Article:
The U.S. Environmental Protection Agency (EPA) has announced a virtual public hearing to be held on May 28, 2020, on its proposal for the “Fuels Regulatory Streamlining Rule,” which was signed on April 13, 2020. The EPA is proposing to update its existing gasoline, diesel, and other fuels programs to improve overall compliance assurance and maintain environmental performance, while reducing compliance costs for industry and the EPA.
The virtual public hearing will provide interested parties the opportunity to present data, views, or arguments regarding the proposed rules. The EPA is deviating from its typical approach because of the Covid-19 pandemic, which has been declared a national emergency. Because of current CDC recommendations, as well as state and local orders for social distancing to limit the spread of COVID-19, EPA cannot hold in-person public meetings at this time. In order to join the hearing, individuals must register for the hearing, even if they do not intend to provide testimony. More information on how to register can be found by downloading this public hearing notice.
The EPA is proposing a major reorganization of its Clean Air Act (CAA) Fuels and Fuels Additive regulations (40 CFR Part 80). In the proposed revisions, the agency says it seeks to adopt a “holistic” approach that consolidates many different and overlapping regulations in Part 80 into a new Part 1090. The revisions “will better reflect how fuels, fuel additives, and regulated blendstocks are produced, distributed, and sold in today’s marketplace” and thereby reduce the burden the regulated community faces in complying with Part 80, says the EPA.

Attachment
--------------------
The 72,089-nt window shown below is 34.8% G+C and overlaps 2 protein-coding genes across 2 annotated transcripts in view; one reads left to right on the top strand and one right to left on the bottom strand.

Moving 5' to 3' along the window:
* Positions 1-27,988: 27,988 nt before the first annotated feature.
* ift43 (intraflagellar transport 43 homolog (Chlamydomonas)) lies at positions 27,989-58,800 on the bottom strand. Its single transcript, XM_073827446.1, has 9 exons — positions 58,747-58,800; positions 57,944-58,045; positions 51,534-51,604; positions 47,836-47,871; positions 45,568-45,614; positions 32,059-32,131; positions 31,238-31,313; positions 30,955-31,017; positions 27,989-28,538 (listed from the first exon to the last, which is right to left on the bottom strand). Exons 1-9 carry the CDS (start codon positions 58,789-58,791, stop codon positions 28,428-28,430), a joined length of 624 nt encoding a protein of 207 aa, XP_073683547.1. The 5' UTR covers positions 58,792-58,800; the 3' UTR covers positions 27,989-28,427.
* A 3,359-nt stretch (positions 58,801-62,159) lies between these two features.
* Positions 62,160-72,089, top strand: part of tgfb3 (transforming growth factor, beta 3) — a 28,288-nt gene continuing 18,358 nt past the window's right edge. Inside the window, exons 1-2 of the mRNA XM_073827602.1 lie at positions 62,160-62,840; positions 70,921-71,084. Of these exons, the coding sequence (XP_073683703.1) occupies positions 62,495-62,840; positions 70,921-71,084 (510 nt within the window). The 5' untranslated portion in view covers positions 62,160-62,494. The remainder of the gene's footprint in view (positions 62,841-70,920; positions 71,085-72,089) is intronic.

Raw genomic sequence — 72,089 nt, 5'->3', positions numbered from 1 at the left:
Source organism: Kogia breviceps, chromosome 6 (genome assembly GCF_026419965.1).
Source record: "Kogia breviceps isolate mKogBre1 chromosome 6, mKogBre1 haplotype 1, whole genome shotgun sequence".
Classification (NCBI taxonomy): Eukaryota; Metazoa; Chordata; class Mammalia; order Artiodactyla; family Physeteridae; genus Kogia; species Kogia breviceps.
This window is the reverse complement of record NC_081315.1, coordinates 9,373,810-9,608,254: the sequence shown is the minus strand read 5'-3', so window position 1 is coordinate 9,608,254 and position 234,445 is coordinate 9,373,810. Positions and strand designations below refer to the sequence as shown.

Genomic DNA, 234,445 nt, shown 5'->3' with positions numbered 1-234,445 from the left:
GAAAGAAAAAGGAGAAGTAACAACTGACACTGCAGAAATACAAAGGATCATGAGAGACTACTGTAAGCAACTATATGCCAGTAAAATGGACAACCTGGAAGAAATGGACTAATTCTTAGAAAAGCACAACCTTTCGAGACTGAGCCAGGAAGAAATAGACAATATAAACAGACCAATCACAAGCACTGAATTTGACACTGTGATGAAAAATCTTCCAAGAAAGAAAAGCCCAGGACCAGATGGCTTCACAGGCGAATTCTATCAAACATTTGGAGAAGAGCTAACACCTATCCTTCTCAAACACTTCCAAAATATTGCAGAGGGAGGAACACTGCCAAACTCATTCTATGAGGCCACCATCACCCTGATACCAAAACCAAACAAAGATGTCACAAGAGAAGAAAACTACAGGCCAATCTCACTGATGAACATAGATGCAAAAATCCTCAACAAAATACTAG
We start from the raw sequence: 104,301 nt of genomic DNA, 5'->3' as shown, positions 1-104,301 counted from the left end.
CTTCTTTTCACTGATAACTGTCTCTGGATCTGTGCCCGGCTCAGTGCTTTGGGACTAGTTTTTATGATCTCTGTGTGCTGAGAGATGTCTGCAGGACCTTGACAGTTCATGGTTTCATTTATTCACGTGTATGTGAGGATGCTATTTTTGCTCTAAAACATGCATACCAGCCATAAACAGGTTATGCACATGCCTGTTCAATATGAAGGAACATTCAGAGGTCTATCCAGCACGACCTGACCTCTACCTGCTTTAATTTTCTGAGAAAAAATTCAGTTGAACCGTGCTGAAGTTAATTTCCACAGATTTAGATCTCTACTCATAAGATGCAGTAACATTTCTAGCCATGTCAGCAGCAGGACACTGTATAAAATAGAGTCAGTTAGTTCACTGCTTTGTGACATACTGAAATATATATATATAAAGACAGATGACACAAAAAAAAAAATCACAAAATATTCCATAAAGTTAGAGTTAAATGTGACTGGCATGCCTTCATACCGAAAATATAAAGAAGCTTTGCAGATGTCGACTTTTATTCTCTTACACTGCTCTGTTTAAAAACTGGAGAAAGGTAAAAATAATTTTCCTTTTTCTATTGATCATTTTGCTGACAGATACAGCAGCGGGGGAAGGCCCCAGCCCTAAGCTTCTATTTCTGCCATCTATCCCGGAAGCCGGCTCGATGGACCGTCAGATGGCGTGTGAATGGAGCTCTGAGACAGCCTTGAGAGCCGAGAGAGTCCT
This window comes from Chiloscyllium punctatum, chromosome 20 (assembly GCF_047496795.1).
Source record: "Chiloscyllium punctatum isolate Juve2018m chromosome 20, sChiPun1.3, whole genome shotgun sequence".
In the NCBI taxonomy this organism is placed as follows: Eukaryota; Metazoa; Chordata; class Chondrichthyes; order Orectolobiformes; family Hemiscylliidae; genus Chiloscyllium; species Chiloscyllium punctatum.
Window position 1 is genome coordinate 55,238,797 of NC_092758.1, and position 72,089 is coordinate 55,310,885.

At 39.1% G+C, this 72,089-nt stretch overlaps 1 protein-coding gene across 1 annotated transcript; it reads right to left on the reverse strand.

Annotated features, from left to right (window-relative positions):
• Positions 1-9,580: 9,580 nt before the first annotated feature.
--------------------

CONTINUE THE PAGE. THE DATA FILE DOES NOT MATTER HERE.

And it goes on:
Perhaps the most major action under the proposal would be the elimination of many of the regulatory differences between conventional gasoline (CG) and reformulated gasoline (RFG); the intent here is to minimize restrictions on commingling these two fuel types.
The proposed revisions potentially affect a wide range of industry sectors, including petroleum refineries and importers, manufacturers of gasoline additives, petroleum products pipelines, bulk petroleum storage, and natural gas production and distribution. The EPA estimates that the proposal would lower the annualized administrative cost savings to industry by USD32.9 million. Other savings associated with improving the fungibility of fuel and providing greater flexibility could potentially be even more significant but are more difficult to quantify, adds the EPA.
The agency emphasizes that the action does not change the stringency of the existing fuel quality standards, although changes to certain provisions “may slightly, indirectly affect in-use fuel quality.”
The EPA is proposing that compliance with most of the provisions of part 1090 begin on January 1, 2021. This proposed date would result in the first compliance reports for the 2021 compliance period being due on March 31, 2022, and the first attest engagement reports for the 2021 compliance period being due on June 1, 2022.
For more information, go to: https://www.epa.gov/diesel-fuel-standards/notice-proposed-rulemaking-streamlining-and-consolidating-existing-gasoline.